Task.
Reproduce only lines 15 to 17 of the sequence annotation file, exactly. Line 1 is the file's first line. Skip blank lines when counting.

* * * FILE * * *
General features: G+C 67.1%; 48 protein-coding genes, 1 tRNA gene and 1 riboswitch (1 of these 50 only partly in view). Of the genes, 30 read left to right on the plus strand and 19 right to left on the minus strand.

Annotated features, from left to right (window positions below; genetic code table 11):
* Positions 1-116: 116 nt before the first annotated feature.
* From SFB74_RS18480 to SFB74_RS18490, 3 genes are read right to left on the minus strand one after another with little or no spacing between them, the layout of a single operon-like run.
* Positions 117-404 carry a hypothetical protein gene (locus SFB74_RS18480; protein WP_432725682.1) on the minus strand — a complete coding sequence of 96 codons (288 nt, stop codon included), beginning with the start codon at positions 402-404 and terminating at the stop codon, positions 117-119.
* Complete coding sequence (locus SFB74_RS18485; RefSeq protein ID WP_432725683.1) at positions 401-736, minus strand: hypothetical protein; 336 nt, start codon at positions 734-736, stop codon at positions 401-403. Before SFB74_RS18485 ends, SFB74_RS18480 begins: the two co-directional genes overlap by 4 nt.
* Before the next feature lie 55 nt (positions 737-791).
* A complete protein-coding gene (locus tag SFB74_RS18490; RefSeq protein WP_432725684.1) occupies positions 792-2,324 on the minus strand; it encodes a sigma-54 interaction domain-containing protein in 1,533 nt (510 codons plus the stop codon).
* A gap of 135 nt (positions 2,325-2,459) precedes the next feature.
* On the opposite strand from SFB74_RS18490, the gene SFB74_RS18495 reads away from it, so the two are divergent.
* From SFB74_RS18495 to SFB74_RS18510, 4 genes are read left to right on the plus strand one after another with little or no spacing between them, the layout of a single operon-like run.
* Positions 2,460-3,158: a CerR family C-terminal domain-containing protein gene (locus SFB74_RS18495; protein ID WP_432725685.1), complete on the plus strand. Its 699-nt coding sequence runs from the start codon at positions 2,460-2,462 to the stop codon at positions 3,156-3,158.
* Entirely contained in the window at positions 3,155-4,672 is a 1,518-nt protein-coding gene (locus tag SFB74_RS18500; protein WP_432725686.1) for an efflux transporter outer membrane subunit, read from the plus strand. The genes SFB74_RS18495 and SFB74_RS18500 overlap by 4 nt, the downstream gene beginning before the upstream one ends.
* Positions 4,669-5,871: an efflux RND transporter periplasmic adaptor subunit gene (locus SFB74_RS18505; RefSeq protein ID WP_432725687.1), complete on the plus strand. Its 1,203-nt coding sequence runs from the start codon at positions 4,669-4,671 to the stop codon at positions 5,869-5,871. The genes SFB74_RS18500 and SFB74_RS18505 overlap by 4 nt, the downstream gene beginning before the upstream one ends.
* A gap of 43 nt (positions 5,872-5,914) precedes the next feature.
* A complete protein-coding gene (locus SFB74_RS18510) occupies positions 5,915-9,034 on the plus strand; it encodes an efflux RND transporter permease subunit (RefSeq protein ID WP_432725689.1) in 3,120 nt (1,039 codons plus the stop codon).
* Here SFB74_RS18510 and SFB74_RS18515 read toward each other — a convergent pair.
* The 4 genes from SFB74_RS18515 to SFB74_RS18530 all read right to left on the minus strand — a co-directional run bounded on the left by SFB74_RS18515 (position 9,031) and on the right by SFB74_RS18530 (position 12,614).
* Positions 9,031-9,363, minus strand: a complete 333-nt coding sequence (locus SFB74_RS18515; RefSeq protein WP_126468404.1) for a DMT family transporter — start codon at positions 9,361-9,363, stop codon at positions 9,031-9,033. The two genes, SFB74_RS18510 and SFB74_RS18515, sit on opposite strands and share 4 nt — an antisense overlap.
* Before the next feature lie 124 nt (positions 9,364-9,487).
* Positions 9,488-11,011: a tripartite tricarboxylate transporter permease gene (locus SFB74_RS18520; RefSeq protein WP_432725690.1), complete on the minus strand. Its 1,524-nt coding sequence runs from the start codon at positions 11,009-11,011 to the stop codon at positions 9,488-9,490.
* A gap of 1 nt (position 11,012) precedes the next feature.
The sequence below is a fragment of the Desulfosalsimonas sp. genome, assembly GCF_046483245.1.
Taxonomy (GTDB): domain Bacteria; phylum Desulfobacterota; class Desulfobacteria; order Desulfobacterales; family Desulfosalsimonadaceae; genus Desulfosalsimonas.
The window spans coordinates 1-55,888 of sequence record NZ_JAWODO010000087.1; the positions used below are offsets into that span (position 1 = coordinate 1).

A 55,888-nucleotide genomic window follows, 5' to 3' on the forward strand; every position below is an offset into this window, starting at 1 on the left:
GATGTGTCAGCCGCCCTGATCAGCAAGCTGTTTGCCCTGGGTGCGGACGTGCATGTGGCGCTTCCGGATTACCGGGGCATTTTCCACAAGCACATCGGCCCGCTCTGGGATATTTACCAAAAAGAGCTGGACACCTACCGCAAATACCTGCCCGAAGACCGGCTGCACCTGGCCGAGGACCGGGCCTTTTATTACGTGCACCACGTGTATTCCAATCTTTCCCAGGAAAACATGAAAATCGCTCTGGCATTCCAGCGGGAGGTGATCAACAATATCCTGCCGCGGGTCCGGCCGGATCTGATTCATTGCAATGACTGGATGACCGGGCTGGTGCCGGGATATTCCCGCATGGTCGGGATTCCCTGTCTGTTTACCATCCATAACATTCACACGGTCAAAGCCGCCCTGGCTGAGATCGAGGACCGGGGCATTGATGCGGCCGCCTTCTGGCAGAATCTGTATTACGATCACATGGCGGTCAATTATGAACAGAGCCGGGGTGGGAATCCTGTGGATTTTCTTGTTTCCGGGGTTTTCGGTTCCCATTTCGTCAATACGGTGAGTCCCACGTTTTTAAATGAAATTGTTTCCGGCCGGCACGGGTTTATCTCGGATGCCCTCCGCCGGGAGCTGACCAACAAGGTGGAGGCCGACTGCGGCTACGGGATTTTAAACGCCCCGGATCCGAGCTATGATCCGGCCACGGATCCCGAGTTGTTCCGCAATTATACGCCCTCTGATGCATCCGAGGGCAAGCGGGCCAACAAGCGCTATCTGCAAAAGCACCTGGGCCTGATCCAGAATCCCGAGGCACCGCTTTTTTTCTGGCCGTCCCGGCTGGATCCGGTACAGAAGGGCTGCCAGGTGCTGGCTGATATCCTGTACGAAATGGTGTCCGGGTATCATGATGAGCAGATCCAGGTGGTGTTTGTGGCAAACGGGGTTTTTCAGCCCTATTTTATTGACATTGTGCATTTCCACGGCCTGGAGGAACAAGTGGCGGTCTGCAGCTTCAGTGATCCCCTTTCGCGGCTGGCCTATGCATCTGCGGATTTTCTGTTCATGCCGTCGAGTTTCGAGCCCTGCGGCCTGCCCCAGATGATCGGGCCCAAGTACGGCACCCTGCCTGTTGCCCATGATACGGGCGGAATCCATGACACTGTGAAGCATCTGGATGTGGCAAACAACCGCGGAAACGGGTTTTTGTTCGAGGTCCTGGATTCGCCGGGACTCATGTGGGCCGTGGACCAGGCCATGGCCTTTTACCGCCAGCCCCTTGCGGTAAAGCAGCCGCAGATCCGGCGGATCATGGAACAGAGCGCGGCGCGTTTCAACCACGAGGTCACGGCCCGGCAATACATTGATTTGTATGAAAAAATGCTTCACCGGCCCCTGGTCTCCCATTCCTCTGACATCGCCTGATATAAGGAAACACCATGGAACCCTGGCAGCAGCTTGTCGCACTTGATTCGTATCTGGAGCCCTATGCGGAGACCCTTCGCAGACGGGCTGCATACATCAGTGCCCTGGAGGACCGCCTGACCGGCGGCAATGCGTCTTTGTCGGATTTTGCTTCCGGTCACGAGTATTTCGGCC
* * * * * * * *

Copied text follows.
* A gap of 43 nt (positions 5,872-5,914) precedes the next feature.
* A complete protein-coding gene (locus SFB74_RS18510) occupies positions 5,915-9,034 on the plus strand; it encodes an efflux RND transporter permease subunit (RefSeq protein ID WP_432725689.1) in 3,120 nt (1,039 codons plus the stop codon).
* Here SFB74_RS18510 and SFB74_RS18515 read toward each other — a convergent pair.